In my last posting ‘£25 m mediation budget following the death of legal aid‘, I mentioned the case of W v M (2012)EWHC 1679 (Fam), with the forward thinking judgment from Mostyn J.
It was only after writing, that it occurred to the blogger that Sir Nicholas Mostyn‘s judgment could hold the key for a dramatic development for future legal services in England and Wales.
When an established and credible ‘private process of dispute resolution’ is available through mediation and private arbitration, why should our system of public justice ever work behind closed doors?
Perhaps now is the time for the former Presidents of the Family Division Mr Justice Potter’s 2008/9 vision and Sir Nicholas Wall’s endorsement, to become a reality? Maybe now parliament should be preparing to update the House of Commons Standard Library note?
Nicholas Mostyn is not a stranger to this line of thinking. In M vM & London Borough of Sutton he lifted the injunction on the Sunday Telegraph columnist from reporting proceedings.
The current President, Lord Justice Munby is on record with even more radical views,
“Both principle and pragmatism demand that we open the family courts, that we drastically relax the present access restrictions.
“But affording access to the family courts is not alone enough. The answer, if I may be permitted to adopt the former Lord Chancellor’s language, is that we need both more people going into the family courts and more information coming out. Each of these is essential; neither alone is sufficient.”
“I am not talking merely about judgments which are thought to be reportable because of their perceived legal interest. Releasing for publication only those judgments which are ‘reportable’ means that the public obtains a seriously skewed impression of the system. What one might call ‘routine’ judgments in ‘ordinary’ care cases and private law cases should surely also be published – all of them, unless, in the particular case, there is good reason not to. The second point leads on from the first. It is not only High Court judgments that should be published in this way. Why should not County Court judgments also be published?”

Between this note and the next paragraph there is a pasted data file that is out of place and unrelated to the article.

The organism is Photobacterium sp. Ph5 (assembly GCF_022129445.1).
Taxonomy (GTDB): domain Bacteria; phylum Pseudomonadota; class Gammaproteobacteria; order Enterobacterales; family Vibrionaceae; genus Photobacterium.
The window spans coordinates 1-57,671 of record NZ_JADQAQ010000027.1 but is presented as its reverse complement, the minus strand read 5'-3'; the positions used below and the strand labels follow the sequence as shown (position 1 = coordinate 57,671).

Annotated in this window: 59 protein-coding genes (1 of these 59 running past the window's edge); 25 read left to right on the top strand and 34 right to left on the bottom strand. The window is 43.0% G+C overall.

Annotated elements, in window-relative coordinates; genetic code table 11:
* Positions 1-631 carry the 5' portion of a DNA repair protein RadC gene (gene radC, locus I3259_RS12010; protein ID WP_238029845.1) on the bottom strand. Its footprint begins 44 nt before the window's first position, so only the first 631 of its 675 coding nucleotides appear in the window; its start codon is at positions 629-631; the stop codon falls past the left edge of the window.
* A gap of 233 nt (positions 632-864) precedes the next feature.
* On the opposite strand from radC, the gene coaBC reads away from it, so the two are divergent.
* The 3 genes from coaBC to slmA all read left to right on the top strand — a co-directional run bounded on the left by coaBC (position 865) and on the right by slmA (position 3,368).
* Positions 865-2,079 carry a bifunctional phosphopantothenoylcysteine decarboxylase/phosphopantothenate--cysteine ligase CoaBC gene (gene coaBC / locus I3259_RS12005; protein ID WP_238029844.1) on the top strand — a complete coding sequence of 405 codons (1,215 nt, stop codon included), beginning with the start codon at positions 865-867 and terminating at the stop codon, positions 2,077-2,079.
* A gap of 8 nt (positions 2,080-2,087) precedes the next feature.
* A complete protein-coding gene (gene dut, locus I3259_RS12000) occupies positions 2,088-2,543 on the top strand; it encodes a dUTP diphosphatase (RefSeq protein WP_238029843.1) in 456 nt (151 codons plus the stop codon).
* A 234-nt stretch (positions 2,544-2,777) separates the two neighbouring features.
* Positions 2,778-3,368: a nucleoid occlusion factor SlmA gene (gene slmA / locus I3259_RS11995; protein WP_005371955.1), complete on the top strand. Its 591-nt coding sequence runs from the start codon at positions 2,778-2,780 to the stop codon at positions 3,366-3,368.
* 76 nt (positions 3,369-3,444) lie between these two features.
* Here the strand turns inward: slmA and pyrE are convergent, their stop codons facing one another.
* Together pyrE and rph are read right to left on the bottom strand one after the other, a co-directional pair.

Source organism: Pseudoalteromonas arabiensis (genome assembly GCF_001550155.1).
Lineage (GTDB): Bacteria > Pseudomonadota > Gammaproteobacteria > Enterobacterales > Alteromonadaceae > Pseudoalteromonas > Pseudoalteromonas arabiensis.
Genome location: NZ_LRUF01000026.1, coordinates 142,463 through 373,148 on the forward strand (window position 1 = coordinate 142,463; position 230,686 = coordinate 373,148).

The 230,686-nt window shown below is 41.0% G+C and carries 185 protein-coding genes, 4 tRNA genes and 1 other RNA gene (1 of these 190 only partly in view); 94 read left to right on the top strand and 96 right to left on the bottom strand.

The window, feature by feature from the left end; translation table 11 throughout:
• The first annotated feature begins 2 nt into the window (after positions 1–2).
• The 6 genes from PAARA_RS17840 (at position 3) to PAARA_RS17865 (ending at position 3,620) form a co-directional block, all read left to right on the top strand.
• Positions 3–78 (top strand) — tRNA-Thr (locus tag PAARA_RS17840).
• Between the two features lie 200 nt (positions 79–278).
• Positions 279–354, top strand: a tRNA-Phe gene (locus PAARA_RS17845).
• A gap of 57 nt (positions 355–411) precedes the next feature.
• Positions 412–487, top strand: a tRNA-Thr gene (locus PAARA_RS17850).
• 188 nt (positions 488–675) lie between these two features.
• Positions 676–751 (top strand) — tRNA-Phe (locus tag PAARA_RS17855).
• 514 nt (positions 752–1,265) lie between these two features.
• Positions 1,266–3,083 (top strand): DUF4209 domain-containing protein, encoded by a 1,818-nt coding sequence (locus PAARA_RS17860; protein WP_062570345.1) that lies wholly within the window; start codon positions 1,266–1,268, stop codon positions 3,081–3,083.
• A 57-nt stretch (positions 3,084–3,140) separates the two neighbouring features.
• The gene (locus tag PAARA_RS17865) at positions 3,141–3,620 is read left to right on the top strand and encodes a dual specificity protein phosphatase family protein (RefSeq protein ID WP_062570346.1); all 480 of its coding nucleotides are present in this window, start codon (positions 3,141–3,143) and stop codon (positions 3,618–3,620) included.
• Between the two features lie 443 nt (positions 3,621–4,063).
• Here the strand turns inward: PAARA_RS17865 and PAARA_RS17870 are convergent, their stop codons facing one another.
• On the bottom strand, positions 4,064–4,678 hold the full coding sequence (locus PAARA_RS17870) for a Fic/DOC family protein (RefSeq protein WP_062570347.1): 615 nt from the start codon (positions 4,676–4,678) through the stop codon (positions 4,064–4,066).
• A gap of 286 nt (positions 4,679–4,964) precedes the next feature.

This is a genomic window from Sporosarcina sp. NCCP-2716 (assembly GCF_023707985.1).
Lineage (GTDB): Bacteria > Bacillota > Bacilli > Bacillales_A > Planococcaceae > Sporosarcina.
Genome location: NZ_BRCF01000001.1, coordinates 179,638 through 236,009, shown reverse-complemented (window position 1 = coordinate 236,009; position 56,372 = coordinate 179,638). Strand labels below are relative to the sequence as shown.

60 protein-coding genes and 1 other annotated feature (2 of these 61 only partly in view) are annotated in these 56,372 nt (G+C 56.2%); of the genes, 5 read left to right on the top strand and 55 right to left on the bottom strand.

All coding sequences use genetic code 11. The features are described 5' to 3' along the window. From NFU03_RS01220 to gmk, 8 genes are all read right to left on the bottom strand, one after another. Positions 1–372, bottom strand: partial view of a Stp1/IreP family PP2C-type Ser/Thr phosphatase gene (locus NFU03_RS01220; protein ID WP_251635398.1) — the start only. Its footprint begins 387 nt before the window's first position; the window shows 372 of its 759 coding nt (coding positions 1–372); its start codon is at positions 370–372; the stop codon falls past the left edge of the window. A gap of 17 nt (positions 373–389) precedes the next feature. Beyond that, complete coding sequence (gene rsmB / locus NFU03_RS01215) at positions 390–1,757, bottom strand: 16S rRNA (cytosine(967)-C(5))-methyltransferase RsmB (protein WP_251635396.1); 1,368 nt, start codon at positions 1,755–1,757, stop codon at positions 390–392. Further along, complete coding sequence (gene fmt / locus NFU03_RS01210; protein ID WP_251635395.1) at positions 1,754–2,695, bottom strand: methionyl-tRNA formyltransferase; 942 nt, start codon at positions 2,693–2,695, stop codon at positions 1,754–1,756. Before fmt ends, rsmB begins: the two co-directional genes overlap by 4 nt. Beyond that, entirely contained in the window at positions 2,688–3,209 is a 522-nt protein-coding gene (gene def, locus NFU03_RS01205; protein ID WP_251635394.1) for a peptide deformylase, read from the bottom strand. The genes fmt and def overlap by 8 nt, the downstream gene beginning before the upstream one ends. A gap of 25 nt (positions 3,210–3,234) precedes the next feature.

More recently, on 22 February 2013 at the Family Law Bar Association dinner he said,
” I am determined to take steps to improve access to and reporting of family proceedings. I am determined that the new Family Court should not be saddled, as the family courts are at present, with the charge that we are a system of secret and unaccountable justice. Work, commenced by my predecessor, is well underway. I hope to be in a position to make important announcements in the near future”.
And today, we have new practice guidance in relation to public access to committals for contempt of court.
In W v M Sir Nicholas Mostyn said,
“Where parties are agreed that their case should be afforded total privacy there is a very simple solution: they sign an arbitration agreement. Arbitration has long been available in proceedings such as these. Recently arbitration has also become available in financial remedy proceedings by virtue of the much-to-be-welcomed scheme promoted by the Institute of Family Law Arbitrators. In those proceedings also privacy can now be guaranteed”.
Does Sir Nicholas’ obiter sound the rallying call for imminent change?
‘For private proceedings, choose a private process. If you come to public courts, increasingly expect justice that is open to public scrutiny’.